Senile. 


With 
Cerebral 
Arterio- 
sclerosis. 


General 
Paralysis. 


With 
Cerebral 
Syphilis. 




M. 


F. 


T. 


M. 


F. 


T. 


M. 


F. 


T. 


M. 


F. 


T. 


M. 


F. 


T. 


M. 


F. 


T. 


African (bla 

Armenian 

Dutch 

English 

Finnish 

French 

German 

Greek 

Hebrew 

Irish . 

Italian 

Lithuanian 

Mongolian 

Portuguese 

Scandinavia 

Scotcn 

Slavonic 

Syrian 

Turkish 

West Indian 

Mixed 

Race unasce 

Totals 


ck) 

n 

rtaine 


d 


7 
1 
1 

23 
2 

25 
2 
4 
5 

26 

15 
3 
3 

15 

o 

17 
1 
3 

1 

74 

230 


6 
1 

24 

4 
18 

2 
2 
2 
46 
9 
4 

1 

8 
4 
12 

5 
41 

10 

199 


13 

2 
1 

47 
6 

43 
4 
6 
7 

72 

24 
7 
3 
1 

23 
6 

29 

1 

3 

6 

115 

10 

429 


- 


1 
1 


1 
1 


2 
o 

2 

1 
1 

14 
22 


4 
5 

o 

2 
1 
1 

4 
26 


6 

7 

11 

3 
2 
1 

18 
48 


5 
3 

4 
1 

8 
21 


4 

1 
1 

8 

7 
2 

23 


9 

4 

1 

12 
1 

15 

2 

44 


5 

8 

2 

1 
1 

1 

3 
1 
14 

36 


3 
1 
1 

1 

1 

7 


5 

11 

2 

2 
1 

1 
1 

3 

1 

15 
1 

43 


1 

1 

1 
3 


3 
1 

4 


1 

1 

4 
1 

7 



Table 7. — Race of First Admissions classified with Reference to Principal 
Psychoses — Continued. 



Race. 






With 

Huntington's 

Chorea.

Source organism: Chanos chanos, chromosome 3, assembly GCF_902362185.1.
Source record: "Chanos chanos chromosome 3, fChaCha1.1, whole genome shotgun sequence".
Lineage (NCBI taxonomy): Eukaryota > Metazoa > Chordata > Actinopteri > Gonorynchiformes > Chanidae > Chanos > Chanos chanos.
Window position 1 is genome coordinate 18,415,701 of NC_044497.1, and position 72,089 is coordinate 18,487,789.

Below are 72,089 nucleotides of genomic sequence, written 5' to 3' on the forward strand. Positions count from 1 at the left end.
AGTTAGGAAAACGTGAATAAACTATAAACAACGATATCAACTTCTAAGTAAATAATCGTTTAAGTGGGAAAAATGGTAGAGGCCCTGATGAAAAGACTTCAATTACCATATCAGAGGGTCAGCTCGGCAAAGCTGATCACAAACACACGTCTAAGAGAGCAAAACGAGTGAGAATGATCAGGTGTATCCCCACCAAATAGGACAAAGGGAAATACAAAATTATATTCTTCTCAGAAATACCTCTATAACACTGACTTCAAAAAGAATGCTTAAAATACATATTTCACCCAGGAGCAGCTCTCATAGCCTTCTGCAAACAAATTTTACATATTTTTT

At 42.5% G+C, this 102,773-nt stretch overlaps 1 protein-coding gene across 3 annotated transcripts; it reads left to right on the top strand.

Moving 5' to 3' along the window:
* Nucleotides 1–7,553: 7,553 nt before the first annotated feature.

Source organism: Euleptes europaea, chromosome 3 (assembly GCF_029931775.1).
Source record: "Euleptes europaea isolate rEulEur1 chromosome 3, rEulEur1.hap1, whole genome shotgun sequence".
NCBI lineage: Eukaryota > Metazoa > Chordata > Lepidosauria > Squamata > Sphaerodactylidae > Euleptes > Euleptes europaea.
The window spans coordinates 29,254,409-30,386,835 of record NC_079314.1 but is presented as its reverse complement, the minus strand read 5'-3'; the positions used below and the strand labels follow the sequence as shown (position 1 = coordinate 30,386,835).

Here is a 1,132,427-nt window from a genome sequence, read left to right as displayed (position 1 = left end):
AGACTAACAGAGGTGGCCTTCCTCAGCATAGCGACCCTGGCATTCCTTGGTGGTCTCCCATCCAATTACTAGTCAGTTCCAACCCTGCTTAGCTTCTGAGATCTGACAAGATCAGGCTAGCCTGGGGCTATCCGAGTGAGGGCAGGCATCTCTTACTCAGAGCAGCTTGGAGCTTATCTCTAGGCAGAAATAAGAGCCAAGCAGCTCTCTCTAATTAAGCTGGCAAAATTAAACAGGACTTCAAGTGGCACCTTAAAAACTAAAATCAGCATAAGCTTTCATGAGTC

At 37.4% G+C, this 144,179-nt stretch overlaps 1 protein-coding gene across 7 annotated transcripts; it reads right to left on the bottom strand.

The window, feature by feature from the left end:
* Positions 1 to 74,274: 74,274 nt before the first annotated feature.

With Other 
Brain or 

Nervous 
Diseases. 


Alcoholic. 


With Other 
Somatic 
Diseases. 


Due to 

Drugs 

and Other 

Exogenous 

Toxins. 




M. 


F. 


T. 


M. 


F. 


T. 


M. 


F. 


T. 


M. 


F. 


T. 


M. 


F. 


T. 


African (bl 

Armenian 

Dutch 

English 

Finnish 

French 

German 

Greek 

Hebrew 

Irish 

Italian 

Lithuanian 

Mongolian 

Portuguese 

Scandinavi 

Scotch 

Slavonic 

Syrian 

Turkish 

West India 

Mixed 

Race unas( 


aok) 

an 

n 

ertaii 


led 




1 
1 


= 


1 
1 


1 
1 

1 

3 


1 
1 

2 

1 

5 


2 
1 
1 

2 
1 

1 


1 

1 

2 
1 

9 
2 

4 
2 

2 
24 


3 
3 


1 

1 

2 
1 

12 
2 

4 
2 

2 

27 


1 
1 

1 
1 

2 
6 


2 
1 

1 

1 
1 

1 

7 


2 
1 
2 

2 
1 

1 
1 

3 
13 


- 


1 

1 


1 


Totals 








8 


1 



18 P.D. 23. 

Table 7. — Race of First Admissions classified with Reference to Principal 

Psychoses — Continued. 



1 
Race. 






Manic- 
Depressive. 


Involution 
Melan- 
cholia. 


Dementia 
Precox. 


Paranoia 
or Paranoid